Israel, where the sanctuary was damaged and a library with more than
5,000 books was destroyed. Knesset Torah Israel, about 10 miles away,
suffered smoke damage and Congregation Beth Shalom sustained water
damage from its sprinkler system.

Freedom of Religion Issues in Government

Source: The Christian Science Monitor

On June 22, 1999, The Christian Science Monitor
published an article on the current decisions made by the House of
Representatives and the Supreme Court on issues dealing with the
separation of church and state. The House of Representatives voted by
a margin of 248 to 180 to approve a bill that would allow states to
display the Ten Commandments in public schools. The Supreme Court
decided a case that allows parents in Milwaukee to use publicly
funded education vouchers to send their children to parochial
schools.

Synagogue Arson in California

Source: Sacramento Bee

On June 21, 1999, the Sacramento Bee reported that
several community leaders in Sacramento called for the creation of a
Sacramento “museum of tolerance” at a rally held across the street
from Congregation B’nai Israel. Sacramento Mayor Joe Serna Jr. and
Assemblyperson Darrell Steinberg vowed to raise the resources, both
publicly and privately, to construct a museum that would be similar
to Los Angeles’ Museum of Tolerance at the Simon Wiesenthal Center.

Religion in Kansas City, Missouri

Source: The Kansas City Star

On June 20, 1999, The Kansas City Star reported the
results of a poll that they conducted on the religious practice of
Kansas City residents. According to their survey, 52% attend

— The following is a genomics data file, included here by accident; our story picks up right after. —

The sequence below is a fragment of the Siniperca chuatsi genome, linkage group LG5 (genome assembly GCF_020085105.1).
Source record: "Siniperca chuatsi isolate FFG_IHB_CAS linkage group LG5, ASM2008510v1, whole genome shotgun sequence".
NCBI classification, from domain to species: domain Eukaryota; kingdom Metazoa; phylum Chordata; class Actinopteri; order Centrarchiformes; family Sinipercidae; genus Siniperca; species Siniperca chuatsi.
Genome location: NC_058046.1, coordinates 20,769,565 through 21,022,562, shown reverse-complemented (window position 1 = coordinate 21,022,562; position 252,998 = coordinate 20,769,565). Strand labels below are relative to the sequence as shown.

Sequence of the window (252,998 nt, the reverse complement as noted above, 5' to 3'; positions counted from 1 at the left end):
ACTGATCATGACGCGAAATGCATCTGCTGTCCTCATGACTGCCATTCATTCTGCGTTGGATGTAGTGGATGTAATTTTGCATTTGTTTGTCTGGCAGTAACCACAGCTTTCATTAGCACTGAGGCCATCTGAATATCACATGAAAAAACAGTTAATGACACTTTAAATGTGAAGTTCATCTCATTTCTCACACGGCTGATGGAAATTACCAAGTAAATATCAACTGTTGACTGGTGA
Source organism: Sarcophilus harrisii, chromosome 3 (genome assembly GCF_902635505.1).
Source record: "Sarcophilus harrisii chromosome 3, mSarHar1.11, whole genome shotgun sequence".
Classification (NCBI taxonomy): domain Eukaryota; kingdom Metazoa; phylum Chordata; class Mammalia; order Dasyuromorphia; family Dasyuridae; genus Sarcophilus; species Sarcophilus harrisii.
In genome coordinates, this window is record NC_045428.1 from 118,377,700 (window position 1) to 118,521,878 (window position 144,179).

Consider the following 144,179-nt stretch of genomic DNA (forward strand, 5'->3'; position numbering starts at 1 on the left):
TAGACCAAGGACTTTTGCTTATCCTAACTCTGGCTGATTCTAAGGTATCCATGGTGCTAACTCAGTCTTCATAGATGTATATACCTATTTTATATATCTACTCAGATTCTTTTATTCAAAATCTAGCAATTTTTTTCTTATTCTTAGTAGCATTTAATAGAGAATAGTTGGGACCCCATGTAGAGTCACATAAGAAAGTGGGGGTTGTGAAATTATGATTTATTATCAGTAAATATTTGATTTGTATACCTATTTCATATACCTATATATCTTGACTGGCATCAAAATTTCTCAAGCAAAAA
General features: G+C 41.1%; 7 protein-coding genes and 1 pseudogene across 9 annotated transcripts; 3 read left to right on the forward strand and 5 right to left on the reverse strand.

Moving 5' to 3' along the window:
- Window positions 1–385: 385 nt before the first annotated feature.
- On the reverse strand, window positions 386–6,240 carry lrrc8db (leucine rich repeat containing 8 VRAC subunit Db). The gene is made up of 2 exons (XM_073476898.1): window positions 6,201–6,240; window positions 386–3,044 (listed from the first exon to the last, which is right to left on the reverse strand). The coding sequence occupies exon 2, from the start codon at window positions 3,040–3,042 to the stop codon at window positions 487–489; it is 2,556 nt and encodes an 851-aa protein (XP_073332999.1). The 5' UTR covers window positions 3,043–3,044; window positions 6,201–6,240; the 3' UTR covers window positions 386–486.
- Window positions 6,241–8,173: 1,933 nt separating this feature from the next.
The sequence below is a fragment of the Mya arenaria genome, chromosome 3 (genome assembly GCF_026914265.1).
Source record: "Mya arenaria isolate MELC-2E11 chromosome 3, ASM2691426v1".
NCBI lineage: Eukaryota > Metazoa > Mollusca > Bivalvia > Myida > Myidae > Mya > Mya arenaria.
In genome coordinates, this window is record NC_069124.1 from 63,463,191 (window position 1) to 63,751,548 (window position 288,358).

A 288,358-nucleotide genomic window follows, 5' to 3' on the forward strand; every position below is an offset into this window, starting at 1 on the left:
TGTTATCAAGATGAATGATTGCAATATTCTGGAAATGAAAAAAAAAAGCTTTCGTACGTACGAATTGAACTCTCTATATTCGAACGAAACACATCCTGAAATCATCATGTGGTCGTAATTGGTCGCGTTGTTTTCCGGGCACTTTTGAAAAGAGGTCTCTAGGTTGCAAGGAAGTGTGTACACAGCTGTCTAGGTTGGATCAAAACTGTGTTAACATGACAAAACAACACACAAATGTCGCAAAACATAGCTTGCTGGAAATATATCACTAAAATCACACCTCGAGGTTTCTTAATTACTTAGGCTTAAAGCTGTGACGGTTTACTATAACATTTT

religious services weekly and 68% pray daily. The Kansas City area is
home to more than 2000 religious congregations of more than a dozen
faiths. Maggie Finefrock, chairwoman of the religion/spirituality
cluster of the Mayor’s Task Force on Race Relations, stated: “The
Kansas City area provides a rich diversity of religious and spiritual
experiences and many opportunities to learn from and about one
another.”

Synagogue Arson in California

Source: Los Angeles Times

On June 20, 1999, the Los Angeles Times reported that
makeshift Shabbat services for Congregation B’nai Israel, held in
Sacramento’s Community Theater, attracted more than a thousand
people. Some of those attending were from the Northern California
United Methodist conference across the street. Rev. Faith Whitmore
presented the Jewish community with $6000, which was the proceeds
from a collection taken at the conference. Throughout the city, there
has been an outpouring of support for the burned synagogues from
public officials, churches, other synagogues and community leaders.

Controversy over Religious Rights of Pagans in the Military

Source: The Atlanta Journal and Constitution

On June 19, 1999, an article in The Atlanta Journal and Consititution stated that ”
Readers responding to last week’s ethics question overwhelmingly voiced their belief that Wiccans have the constitutional right to practice their religion — even on military installations. ‘I support the right of people of all religious backgrounds and faiths to practice as their beliefs and hearts require,’ Teresa Downing commented. ‘Religious freedom is one of the cornerstones of our country.’ … ‘People of other religions who are in the military have the freedom to practice as they choose. It should not be any different for someone who is pagan or Wiccan.’ April E. Conner, e-mail “